By Chris Jones/The Oshawa Express
For some having to work from home right now is a blessing, others not so much, and for victims of domestic violence, it’s a nightmare.
With the COVID-19 pandemic forcing many women’s shelters to turn away new clients, and some to shut down entirely, many women who may have been planning to escape from their abusive spouse are now forced to spend all day in the same home with them, as many are working from home now.
If women are in an abusive situation, Debra Mattson, the manager of communications and fund development at the YWCA Durham, says women can call the organization’s crisis lines, which are open 24 hours a day.
“Women can call our crisis line. She can also access our counselling program, as we have counsellors available by phone,” she says.
The YWCA has transitional counselling, which is for a woman who has recently left her abuser, as well as long-term counselling.
“Women who have already developed a relationship with our counsellors can continue counselling,” she says.
Mattson explains the COVID-19 pandemic is causing stress in many homes, and anytime these levels rise, abuse rises.
“Anytime there’s extra stress in a family situation, we know that abuse levels rise,” she explains. “We’ve seen it in economic downturn, we worried about it [when the General Motors plant shut down]. So any sort of economic financial stress increases abuse.”
For a woman who is looking for somewhere to go despite shelters being closed, Mattson says she would recommend giving the counsellors on the crisis line a call since they have an abundance of resources.
“Women who are abused are able to navigate their relationships to mitigate that abuse – they’re the best ones to do that… So, the women in those situations are navigating as we speak, they’re finding ways to make sure that they’re not being abused at the moment,” says Mattson.
She notes it may be difficult for these women to call right now because the abuser isn’t leaving the house because of COVID-19 and the abused is also not leaving the house.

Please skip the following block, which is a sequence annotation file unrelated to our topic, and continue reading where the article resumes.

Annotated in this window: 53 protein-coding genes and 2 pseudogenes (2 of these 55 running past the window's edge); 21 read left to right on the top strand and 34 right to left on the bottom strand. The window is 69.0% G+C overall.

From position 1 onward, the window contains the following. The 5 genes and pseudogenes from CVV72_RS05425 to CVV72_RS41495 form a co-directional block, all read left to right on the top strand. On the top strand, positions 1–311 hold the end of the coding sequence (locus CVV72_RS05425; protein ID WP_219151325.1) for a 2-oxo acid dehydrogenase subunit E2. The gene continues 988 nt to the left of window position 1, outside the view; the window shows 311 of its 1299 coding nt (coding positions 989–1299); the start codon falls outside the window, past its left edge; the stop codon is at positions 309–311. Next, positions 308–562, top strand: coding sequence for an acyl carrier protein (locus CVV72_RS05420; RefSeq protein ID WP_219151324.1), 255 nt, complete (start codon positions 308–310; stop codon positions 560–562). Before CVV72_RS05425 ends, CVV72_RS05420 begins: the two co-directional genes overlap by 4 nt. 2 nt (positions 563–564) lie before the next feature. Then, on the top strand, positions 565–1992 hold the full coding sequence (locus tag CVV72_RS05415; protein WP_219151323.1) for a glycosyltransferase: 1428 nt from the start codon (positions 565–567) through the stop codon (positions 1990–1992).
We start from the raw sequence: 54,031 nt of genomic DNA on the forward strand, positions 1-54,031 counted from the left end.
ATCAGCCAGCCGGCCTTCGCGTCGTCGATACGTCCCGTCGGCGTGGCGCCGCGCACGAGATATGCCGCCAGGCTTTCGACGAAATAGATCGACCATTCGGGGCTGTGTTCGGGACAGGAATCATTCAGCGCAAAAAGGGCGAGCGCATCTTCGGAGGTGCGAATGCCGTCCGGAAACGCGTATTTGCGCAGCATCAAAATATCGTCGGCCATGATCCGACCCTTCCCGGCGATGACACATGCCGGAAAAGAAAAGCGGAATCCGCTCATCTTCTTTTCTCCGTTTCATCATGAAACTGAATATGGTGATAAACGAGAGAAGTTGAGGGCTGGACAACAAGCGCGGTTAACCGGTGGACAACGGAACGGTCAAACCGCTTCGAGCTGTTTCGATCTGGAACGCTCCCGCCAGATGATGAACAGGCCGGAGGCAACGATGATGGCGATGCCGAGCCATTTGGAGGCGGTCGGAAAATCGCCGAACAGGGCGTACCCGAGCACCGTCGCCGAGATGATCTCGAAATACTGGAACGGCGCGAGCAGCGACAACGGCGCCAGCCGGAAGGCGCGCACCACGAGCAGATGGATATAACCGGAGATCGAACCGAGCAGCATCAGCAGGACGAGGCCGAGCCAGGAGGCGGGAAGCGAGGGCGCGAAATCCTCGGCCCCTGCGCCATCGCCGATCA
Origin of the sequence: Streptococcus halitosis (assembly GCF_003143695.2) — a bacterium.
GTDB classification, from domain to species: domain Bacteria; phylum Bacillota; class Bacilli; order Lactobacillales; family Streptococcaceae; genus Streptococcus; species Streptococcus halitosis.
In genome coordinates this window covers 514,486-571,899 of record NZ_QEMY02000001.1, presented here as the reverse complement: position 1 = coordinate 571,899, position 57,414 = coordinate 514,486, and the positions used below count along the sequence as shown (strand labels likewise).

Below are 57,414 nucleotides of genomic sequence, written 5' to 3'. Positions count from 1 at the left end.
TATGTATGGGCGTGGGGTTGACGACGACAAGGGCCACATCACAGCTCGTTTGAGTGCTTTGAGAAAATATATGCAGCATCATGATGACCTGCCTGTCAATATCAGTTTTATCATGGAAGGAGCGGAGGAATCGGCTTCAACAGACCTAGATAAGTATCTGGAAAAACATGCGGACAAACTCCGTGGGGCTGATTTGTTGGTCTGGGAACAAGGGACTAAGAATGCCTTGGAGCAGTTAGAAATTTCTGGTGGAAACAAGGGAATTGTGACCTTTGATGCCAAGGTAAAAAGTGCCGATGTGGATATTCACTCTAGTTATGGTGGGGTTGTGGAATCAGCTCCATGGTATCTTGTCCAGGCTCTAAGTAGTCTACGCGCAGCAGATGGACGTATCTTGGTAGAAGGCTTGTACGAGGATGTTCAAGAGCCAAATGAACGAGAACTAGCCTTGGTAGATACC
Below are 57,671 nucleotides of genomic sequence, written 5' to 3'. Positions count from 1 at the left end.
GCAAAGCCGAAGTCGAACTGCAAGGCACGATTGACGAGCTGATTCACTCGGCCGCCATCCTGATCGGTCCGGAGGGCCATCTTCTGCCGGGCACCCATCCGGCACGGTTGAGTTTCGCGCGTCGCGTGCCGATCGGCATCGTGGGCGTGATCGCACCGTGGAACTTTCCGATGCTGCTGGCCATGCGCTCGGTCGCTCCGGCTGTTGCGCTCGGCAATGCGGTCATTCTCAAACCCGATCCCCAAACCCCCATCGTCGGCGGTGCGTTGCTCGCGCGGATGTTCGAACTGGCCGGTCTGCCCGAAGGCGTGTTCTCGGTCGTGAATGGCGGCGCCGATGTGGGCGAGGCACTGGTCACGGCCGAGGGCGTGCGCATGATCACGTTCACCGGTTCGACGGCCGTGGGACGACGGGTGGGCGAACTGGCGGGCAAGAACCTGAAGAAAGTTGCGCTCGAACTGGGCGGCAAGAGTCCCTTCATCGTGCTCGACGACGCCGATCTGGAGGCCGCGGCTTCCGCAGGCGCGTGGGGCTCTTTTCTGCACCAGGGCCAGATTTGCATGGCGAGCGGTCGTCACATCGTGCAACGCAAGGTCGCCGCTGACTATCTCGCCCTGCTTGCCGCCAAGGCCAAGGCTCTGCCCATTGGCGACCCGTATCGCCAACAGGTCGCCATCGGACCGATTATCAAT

“There may not be time to call us, but she’ll find a way,” says Mattson.
Mattson says she believes the government is doing enough to help women who suffer from abuse during the pandemic.
“There’s always more to be done. We were already stretched resource-wise before this pandemic, so we have been told there is money coming so that we can come up with creative ways to make things more accessible for women, we just haven’t seen that money yet,” says Mattson.
She adds the women working in the shelters are currently spending time thinking of creative ways to use that money.
“So, have they done enough? Well, they’ve done what they can and we know that something’s coming, we’re just waiting for it,” says Mattson.
Pamela Cross, legal director at Luke’s Place, explains there’s two direct ways women in abusive relationships are affected by self-isolation.
“One is that when a woman is with her abuser, without any kind of break from that, so neither one of them is going to work, the children are at home, you add the stress of the virus itself… the potential for abuse escalates,” says Cross.
She explains these women may not have the opportunity to go to work for several hours to get away from the abuser.
“Even if she doesn’t work outside the home, perhaps she has typically taken the kids out several times a day to go to a swimming lesson, a piano lesson, go to the movies, none of those options exist anymore,” says Cross.
She explains the process of leaving an abusive relationship is a slow one, and if the woman had identified it as a relationship, she needs to get out. But this process takes time to put the pieces in place to enable her to leave.
However, right now the shelters in Durham Region, such as the Denise House in Oshawa, are full, or aren’t accepting new clients because they need to follow social distancing guidelines, and need to reduce capacity.
“What we are seeing at Luke’s Place, because our work focuses on supporting women once they decide they are going to engage with the family law process, we’re now delivering our services virtually,” she says.
However, this has posed a problem as many women seeking these services have been unable to use them because the abuser is now in the home with them.
“The lawyer could otherwise speak to her via telephone or via zoom, but because the partner is in the home, that’s not safe for her, and so we don’t have the appointment continue,” she says.
Cross also points out while shelters are not currently taking in new clients, they do still have workers on site who can provide resources over the phone.
Mattson notes women who are abused are often self-isolated anyway, but now it’s only going to get worse for them.
“Going to school, talking to a child’s teacher, going out for coffee with your friend, talking to all your allies and maybe coaches of your children, activities, maybe all of that is cut off, so you’re even further self-isolated,” says Mattson.
For those who are in distress, Mattson emphasizes the YWCA’s crisis line is still open, and can be reached at 905-576-2997, or 1-888-576-2997.
In Oshawa, the Denise House can be reached at 905-728-7311, or 1-800-263-3725.